Did you notice our Kindling Cracker? This is not an ad. I saw that this child, only 13 years old when she invented it, designed a safer way for splitting kindling. I love reading about young people following their ideas and making new things, and we actually like splitting logs. Anyway, it seemed like a well made and possibly useful gadget, and I made it my Christmas gift to the family. It is well made, and useful. We really like our Kindling Cracker, and makers, and creativity, and campfire burritos, and frosty drinks, and being together at home for New Years Eve.

Another Trip

Chickenblog.com - Wed, 12/30/2020 - 10:55
I went around the sun, again. Does it show? This is 54.
The "plan," for my birthday, was to go to the mountains, then the desert. I need trees, the smell of pines, big rocks to climb. You would think by now that we would know better than to make plans in 2020. We made the responsible decision to skip driving our 20 year old RV, the Green Goose, up hills, because of the sketchy brakes, and the inevitable down hills. (Burning Man is always with us... one trip, a lifetime of memories, and mechanical repairs!) Okay, so scratch that plan, and we are left with the beach. We parked ourselves in a scenic spot, brought sandwich fixings, and spent most of the day relaxing, and stuff.

Geoff brought a couple of bikes, and I rode four miles, even making it to Dog Beach, which was exactly as my friend Diana says, a Disneyland for dogs! The happiest energy in the world is running loose, wagging tails, making waves. It's a sight to behold. Pure wholesomeness. Those miles went into the notebook I started for my make-believe bicycle journey. It's the idea that's been in my head for some time, to track all the miles I ride, looping around our neighborhood, and then imagine them as a cross-country bike trip. I'm taking it out of my head, and putting it down on paper. I brought an atlas to the beach, and Geoff played with me by doing mileage searches. I would run my finger across Washington, or Wisconsin, through Ontario, Canada, and ask him, "How many miles between Sault Ste Marie, and Toronto?" One thing, I am not being too fussy about is it being exclusively a cycling trip. I decided to hop aboard the Empire Builder in Glacier National Park. We can get a sleeper car and ride all the way to Minneapolis, before we pedal to Eagle River, Wisconsin. I have things roughly mapped out all the way to Prince Edward Island. Next up... how to get from Charlottetown, PEI to Iceland? Also, my plans are very vague from our house to Seattle, but I am looking forward to going into specifics and details, for all of the trip. Imaginary trip planning is brilliant. We have not had a single mishap nor obstacle we cannot manage with ease, and pleasure!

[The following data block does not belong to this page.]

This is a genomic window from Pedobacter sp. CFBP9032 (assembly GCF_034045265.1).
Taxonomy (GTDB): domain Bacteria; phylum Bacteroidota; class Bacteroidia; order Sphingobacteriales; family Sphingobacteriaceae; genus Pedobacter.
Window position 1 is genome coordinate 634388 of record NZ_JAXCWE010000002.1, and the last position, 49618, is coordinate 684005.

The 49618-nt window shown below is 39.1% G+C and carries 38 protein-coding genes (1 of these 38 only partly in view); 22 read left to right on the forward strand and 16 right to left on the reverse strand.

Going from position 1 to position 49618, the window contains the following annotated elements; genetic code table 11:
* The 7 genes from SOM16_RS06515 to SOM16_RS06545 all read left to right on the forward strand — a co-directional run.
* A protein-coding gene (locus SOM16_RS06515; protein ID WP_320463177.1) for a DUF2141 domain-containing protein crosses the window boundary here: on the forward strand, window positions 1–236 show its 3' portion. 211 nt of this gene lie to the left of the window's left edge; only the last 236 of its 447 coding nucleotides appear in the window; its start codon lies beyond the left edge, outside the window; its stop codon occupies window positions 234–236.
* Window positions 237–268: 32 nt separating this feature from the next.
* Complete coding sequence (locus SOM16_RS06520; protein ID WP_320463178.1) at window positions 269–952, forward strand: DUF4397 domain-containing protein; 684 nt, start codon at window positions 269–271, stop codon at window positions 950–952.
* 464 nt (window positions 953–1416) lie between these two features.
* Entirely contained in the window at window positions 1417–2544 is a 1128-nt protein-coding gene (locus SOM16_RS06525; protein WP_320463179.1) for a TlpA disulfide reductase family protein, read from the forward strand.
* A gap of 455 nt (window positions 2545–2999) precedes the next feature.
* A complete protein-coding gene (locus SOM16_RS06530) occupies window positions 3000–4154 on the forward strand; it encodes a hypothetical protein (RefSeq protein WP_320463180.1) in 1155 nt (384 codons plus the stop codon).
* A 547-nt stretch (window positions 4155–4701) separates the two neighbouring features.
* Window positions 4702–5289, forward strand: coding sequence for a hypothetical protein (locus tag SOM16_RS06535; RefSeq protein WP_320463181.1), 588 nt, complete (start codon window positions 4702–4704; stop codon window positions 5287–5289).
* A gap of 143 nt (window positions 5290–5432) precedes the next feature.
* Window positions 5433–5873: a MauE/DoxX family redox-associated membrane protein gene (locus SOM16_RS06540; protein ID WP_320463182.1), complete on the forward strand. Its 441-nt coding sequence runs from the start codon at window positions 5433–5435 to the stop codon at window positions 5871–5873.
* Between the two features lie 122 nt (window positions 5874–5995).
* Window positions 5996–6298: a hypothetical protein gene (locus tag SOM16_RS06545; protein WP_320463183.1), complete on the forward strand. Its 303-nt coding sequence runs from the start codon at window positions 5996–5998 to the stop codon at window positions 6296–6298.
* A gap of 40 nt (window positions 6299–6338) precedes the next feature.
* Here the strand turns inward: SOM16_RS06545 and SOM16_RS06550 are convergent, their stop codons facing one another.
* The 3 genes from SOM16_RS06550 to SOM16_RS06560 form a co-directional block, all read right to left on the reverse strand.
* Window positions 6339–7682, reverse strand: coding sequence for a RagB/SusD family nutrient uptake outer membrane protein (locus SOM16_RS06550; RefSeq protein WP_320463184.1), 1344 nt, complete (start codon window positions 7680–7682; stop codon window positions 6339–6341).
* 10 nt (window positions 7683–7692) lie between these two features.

In the meantime, we have a lovely real life to enjoy, and the beach day was good. There was a low tide, and William found an amazing shell. Bambi and Maria watched shrimp swaying and flitting in a pool. The water was cold, and I liked how it felt to step in and out of the pools, on sand. Maria took my picture, and made a kind remark, and that, along with other birthday messages that came on social media, made me feel special, made me feel thankful to know kind people. My birthday is like a dress-rehearsal for New Years Eve, when I get contemplative about the year I've spent, and the year ahead. I rarely feel exactly jubilant, confident, but I do feel grateful, and ready to move forward.